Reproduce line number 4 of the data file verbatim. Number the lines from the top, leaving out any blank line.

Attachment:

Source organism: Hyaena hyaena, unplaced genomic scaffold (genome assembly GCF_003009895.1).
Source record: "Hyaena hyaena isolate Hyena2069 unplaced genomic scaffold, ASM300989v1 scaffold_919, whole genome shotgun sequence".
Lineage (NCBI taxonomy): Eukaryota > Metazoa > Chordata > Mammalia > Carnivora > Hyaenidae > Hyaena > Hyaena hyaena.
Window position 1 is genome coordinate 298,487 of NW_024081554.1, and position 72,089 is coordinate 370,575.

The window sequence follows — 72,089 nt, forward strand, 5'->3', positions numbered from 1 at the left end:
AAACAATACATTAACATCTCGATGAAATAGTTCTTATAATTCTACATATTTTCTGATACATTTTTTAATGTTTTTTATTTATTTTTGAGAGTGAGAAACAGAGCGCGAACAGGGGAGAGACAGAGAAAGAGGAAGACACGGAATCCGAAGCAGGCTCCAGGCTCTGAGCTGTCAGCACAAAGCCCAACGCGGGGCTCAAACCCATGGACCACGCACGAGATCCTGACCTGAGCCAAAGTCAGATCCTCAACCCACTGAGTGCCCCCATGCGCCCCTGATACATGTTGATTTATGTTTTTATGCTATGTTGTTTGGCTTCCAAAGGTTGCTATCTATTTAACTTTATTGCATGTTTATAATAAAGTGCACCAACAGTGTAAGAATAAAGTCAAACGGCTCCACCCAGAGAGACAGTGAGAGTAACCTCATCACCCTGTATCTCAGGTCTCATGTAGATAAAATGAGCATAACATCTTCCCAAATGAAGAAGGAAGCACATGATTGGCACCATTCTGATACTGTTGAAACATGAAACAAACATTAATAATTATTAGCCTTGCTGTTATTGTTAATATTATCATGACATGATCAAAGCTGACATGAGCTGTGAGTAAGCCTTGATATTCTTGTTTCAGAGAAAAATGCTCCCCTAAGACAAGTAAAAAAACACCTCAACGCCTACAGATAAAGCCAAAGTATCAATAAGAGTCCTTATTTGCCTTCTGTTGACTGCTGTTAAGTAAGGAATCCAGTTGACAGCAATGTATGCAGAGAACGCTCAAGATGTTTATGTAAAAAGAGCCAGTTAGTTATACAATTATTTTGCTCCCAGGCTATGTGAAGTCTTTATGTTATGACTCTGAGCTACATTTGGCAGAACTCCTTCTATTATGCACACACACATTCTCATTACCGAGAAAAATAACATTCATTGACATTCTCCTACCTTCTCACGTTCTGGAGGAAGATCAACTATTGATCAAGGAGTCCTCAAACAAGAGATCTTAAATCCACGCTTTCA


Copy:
Window position 1 is genome coordinate 298,487 of NW_024081554.1, and position 72,089 is coordinate 370,575.